Eventually I got curious and decided to try one of the workouts. One morning, being absolutely naïve about the non-existent status of my fitness level (because I thought skinny equaled fit), I put on some shorts and sneakers and fired up Sweat Level 1-2. I didn’t eat or hydrate first (why would I need to do that?!?!) and I certainly didn’t listen to Tony while he repeatedly said “go at your own pace” and “listen to your body”.  I had no idea what those things meant, I just assumed he was talking to the other (out of shape) people and I thought, “I’m gonna match Tony!”

It didn’t go very well. Less than half way through the 30 minute routine I was dizzy and lightheaded, staggered out of the room and collapsed on my bed where I spent the next half hour or so begging god to “just take me now.” I felt like crap the rest of the day. And for a lot of people, myself included, this might have been the end of the story.

I tried.

I failed.

Game over.

I could’ve spent the remainder of the time between then and now, explaining to people how I’m just not strong enough to exercise, how I get dizzy when I exert myself too hard, how working out literally makes me sick. I could’ve created a convincing tale, which would include my stellar example of how exercise isn’t for me. I probably would’ve made you believe it too , because I certainly believed it. I would’ve wrapped the whole thing up in a tidy little bow by finishing with “…and besides, I don’t need to work out because I’m skinny and Tony Horton can suck it!” We would’ve laughed at this and patted each other on the back for being righteously sedentary.

To be honest, I don’t know why that didn’t happen.

What happened instead was exactly the opposite. Yep, I was embarrassed by my pathetic performance in the living room and, nope, I didn’t find that particular exercise experience to be enjoyable at all. What I did have was a hard core reality check. But instead of quitting, as was my plan, the next morning I awoke full of unexpected fire and determination. “I will not be defeated by an entry level fitness video!” No paraphrase, that is exactly what I said to myself.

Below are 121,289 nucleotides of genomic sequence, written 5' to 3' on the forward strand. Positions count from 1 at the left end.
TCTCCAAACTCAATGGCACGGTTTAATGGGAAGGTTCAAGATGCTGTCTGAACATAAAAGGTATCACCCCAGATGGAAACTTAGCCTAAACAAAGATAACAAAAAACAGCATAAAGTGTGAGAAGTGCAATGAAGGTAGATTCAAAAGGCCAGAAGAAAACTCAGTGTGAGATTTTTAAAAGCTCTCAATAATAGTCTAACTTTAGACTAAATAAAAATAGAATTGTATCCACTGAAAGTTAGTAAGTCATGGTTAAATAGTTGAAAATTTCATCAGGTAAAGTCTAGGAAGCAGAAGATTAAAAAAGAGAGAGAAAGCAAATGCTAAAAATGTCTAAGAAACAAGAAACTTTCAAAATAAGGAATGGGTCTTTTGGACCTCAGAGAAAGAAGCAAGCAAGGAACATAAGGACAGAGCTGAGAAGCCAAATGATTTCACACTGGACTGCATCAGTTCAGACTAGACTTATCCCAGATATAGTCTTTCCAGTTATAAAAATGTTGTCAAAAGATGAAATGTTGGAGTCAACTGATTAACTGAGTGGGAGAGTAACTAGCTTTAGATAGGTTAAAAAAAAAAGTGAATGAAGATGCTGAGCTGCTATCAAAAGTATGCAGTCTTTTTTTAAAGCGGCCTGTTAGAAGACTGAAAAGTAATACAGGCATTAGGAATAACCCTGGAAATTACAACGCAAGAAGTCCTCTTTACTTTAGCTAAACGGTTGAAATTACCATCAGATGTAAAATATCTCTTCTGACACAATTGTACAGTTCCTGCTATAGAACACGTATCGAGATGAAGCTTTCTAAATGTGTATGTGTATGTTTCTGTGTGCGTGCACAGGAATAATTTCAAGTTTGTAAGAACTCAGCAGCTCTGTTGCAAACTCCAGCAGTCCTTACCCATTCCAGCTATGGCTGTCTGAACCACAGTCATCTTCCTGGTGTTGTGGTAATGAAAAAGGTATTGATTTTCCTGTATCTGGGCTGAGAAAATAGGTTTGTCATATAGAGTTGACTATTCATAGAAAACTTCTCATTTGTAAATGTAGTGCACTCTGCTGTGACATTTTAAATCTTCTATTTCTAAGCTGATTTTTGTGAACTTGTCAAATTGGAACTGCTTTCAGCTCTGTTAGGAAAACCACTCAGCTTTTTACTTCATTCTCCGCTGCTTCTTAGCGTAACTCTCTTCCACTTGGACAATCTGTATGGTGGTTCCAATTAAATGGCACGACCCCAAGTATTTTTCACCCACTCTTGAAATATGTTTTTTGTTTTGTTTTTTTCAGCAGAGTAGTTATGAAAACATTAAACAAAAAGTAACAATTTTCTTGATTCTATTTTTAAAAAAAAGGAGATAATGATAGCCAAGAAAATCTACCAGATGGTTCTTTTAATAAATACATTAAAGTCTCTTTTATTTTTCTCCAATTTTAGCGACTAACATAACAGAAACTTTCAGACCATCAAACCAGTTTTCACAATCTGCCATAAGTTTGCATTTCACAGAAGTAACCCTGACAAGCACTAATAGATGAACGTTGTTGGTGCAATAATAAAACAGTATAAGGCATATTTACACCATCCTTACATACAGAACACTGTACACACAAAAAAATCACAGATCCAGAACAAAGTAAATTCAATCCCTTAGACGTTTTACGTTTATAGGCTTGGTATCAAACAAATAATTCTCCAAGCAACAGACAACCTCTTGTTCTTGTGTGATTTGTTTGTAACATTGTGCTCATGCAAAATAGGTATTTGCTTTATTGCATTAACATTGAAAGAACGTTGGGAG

Days and weeks and months went by. I collapsed more times. I got back up. I did the Sculpt Level 1-2 video with 3 lb weights, I tried hard to power out 3 or 4 little push ups from my knees, I had to press pause during the lunge squats. During the Sweat video, I willed (begged) my little stick legs to not break off during cross hops and during the power yoga warm up, I landed on my face during every single chaturanga. We won’t even get into the hilarity that ensued when I embarked on my first real yoga experiences with Rodney Yee.

By all accounts, I sucked at fitness. My only redeeming quality was this, I refused to be defeated and I kept coming back so Tony, Bob, Rodney, Jillian, Chalene, and Bryan could kick my butt, again.

Why am I telling you this? Because I didn’t just hatch out of some spontaneously magical fitness egg.  You can’t embark on a road to fitness expecting to already be fit and you can’t use not being fit as an excuse to stay home.  I’ve worked long and hard to achieve my current fitness level but I’ve not done anything that you can’t do.  No journey starts from the destination and, in truth, there is no destination, only a series of ever evolving goals.  You meet your goals, you set new goals. This is how life works.

Time goes by regardless if you get off the couch or not.  So why not make a push to better yourself?

Did you try a workout that exposed some truths you didn’t like? That’s ok, but I won’t indulge your story of “can’t”.

Get up.

Get dressed.

Try again.